Making Mason Jar Fermentation Even Easier
Whether you’re a seasoned lacto-fermentation pro or just getting into fermenting foods, you’ll love having a Kraut Source Fermentation Lid at your disposal. It’s quite a genius little devise. The stainless steel kit comes with a spring loaded plate which helps keep veggies submerged beneath the brine and a lid with a moat which replicates closed cap fermentation while allowing gasses to escape.
In my forays into fermentation the closed cap fermentation method has yielded the least variable results. I’ve experimented with wild fermentation and have used an expensive stoneware crock, but have had most consistent results when simply pressing my veggies into a mason jar and sealing the lid.
The nice thing about adding the Kraut Source lid kit into the process is that I no longer have to come up with creative ways to keep the veggies below the brine. The spring loaded plate takes care of that with perfect ease. The other perk is that my jars stay neat without any overflowing as the moat allows gasses to escape, while keeping airborne bacteria out.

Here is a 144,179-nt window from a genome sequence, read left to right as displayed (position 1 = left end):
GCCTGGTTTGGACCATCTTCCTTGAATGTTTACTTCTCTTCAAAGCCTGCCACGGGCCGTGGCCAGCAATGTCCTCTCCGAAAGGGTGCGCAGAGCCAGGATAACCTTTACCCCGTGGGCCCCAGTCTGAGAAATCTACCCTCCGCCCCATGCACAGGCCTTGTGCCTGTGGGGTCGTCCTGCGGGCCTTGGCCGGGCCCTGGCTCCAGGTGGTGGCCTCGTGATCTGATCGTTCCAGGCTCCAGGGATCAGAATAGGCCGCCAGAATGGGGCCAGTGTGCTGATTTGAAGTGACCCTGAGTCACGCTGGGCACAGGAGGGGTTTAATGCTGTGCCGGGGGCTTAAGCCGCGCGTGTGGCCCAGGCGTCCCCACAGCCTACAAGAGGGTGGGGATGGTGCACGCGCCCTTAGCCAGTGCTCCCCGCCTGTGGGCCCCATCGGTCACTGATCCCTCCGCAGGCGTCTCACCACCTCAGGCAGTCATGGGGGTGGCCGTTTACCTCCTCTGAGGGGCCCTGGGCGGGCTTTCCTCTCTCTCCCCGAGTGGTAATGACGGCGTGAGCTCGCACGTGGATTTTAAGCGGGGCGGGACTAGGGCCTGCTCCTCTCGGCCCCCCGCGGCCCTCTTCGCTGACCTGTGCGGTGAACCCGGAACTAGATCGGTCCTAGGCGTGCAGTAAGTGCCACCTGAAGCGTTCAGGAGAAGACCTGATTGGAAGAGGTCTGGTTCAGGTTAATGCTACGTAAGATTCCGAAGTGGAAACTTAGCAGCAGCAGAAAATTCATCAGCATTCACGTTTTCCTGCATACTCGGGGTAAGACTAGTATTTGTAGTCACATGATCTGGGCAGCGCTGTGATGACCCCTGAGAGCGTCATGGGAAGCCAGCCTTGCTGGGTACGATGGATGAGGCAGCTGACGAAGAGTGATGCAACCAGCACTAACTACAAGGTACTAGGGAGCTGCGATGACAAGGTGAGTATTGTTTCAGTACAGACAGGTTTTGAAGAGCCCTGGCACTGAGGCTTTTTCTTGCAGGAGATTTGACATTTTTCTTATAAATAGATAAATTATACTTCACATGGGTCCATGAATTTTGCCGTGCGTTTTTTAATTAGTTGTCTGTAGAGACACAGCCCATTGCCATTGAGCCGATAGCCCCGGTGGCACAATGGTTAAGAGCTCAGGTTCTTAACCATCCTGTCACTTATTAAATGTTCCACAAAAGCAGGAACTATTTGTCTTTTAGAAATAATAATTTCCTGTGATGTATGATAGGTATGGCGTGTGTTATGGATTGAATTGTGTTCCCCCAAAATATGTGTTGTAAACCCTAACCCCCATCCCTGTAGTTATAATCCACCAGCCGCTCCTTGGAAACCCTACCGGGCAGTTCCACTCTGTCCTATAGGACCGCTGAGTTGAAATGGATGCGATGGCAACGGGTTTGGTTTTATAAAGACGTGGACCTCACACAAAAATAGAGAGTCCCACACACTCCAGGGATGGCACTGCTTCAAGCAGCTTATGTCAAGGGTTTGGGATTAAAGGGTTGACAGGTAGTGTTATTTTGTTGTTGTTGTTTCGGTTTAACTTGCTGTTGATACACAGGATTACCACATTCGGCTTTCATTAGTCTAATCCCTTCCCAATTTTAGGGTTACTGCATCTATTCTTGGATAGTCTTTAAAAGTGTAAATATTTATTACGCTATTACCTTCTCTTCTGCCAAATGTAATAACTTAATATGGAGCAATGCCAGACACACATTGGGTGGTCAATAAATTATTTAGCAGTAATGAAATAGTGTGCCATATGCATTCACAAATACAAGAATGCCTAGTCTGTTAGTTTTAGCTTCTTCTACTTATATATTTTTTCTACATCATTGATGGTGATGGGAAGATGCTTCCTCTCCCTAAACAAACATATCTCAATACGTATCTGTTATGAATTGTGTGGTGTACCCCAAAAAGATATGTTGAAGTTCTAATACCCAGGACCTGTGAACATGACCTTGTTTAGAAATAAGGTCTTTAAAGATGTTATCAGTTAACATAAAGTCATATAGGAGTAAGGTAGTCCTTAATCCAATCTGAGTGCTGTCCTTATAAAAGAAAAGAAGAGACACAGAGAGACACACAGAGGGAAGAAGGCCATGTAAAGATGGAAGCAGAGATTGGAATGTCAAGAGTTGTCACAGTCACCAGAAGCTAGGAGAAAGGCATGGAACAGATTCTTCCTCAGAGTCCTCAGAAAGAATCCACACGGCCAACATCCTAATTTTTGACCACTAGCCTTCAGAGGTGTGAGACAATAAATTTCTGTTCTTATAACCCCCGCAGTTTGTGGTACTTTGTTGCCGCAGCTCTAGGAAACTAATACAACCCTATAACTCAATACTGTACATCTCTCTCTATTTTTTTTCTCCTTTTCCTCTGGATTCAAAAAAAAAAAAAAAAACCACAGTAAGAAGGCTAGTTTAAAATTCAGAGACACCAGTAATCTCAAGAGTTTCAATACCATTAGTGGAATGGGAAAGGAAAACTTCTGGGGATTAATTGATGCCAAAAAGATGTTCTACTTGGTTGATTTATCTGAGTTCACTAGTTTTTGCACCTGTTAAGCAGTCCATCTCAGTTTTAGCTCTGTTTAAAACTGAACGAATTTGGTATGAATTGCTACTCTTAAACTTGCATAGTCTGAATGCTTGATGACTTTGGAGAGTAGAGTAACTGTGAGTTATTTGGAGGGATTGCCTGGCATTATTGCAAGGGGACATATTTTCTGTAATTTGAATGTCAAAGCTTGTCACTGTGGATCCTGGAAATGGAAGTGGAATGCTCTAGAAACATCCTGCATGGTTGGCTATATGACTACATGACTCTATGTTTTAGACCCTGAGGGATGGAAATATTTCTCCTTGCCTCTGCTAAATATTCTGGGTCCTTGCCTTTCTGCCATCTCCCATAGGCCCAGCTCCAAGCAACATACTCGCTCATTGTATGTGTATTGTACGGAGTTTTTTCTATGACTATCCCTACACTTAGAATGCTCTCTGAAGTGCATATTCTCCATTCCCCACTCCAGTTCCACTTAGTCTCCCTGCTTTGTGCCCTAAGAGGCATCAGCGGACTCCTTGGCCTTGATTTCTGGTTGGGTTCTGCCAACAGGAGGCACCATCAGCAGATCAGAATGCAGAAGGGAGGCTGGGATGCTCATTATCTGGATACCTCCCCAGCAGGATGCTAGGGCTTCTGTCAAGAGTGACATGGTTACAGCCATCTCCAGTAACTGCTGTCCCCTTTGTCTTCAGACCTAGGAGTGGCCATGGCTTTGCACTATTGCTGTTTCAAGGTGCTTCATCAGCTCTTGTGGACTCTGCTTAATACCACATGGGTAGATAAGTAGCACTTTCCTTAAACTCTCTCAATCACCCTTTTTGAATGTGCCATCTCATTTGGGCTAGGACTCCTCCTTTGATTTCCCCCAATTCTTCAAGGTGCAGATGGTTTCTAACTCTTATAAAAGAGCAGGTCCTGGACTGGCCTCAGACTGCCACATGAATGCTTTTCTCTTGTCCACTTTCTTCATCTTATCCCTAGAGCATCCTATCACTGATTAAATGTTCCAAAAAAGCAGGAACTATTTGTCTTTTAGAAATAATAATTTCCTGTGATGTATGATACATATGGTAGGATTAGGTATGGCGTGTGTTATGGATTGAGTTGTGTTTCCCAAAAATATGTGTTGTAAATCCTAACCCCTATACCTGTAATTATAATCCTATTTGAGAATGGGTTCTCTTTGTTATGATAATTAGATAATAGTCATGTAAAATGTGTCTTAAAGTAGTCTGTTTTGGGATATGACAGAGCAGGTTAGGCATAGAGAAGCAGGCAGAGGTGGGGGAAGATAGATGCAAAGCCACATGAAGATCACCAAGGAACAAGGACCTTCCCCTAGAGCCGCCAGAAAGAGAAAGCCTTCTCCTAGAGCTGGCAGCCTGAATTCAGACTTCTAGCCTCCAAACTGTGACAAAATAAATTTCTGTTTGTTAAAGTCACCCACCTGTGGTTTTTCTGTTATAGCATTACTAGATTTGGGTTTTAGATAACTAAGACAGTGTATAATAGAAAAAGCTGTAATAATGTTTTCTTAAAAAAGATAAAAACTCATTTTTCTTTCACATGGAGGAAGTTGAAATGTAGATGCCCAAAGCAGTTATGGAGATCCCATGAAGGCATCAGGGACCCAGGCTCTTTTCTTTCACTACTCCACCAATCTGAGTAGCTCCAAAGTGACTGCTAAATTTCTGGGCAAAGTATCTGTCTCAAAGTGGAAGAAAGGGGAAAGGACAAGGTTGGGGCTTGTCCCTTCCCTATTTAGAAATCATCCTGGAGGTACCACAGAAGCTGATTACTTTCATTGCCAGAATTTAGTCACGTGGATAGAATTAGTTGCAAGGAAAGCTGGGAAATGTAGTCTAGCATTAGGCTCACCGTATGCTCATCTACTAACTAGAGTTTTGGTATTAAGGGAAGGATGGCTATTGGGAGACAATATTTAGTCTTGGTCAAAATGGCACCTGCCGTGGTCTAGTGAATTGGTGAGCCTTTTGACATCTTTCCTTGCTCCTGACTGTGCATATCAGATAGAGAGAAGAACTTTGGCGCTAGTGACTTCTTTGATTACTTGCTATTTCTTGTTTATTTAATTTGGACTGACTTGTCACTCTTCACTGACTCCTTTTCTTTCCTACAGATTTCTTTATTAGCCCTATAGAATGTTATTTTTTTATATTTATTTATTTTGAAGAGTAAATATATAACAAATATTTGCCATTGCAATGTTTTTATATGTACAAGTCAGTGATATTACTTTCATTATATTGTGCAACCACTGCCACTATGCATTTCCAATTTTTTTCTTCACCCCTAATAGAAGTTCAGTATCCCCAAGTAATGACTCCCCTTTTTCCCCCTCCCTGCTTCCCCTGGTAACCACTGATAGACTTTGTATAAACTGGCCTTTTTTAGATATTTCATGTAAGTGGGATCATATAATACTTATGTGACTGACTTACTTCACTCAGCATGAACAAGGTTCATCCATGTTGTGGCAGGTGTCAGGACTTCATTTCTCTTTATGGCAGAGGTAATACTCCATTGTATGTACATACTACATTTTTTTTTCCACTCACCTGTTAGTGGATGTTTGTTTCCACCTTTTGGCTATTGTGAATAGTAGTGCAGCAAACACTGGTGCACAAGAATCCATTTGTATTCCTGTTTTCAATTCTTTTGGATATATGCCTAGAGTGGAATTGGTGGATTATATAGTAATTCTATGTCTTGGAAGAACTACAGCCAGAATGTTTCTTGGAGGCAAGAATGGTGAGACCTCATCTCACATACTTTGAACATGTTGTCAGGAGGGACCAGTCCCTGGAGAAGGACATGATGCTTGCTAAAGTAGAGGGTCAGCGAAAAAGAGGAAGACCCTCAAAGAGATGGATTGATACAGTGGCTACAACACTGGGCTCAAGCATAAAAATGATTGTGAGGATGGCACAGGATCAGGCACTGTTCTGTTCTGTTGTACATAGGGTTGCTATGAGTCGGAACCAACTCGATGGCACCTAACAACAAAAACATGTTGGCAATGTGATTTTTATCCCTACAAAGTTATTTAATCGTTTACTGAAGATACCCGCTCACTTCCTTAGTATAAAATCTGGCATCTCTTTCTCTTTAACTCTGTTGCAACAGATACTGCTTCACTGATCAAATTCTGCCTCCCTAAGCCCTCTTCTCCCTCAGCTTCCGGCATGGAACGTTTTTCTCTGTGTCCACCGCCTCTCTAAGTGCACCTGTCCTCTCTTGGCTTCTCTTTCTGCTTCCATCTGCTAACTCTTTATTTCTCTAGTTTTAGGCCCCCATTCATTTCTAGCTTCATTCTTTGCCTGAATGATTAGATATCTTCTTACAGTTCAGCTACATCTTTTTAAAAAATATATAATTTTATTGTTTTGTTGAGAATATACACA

The only caveat is that you need to remember to keep the moat filled with water in order to maintain closed-cap style fermentation. For shorter fermentation periods it’s not a big deal, but for longer stretches you might consider putting an alert on your calendar. Depending on how dry the air, the water will need to be topped off about every three days.
If you’ve yet to get your hands into the world of lacto-fermentation, you’re in for a treat. Just follow one of these easy closed-cap recipes to discover how effortless and inexpensive homemade fermented foods can be. The health benefits of these probiotic foods are tremendous and the fresh, tart flavor of live fermented condiments will infuse your meals with new life. Quite literarily!
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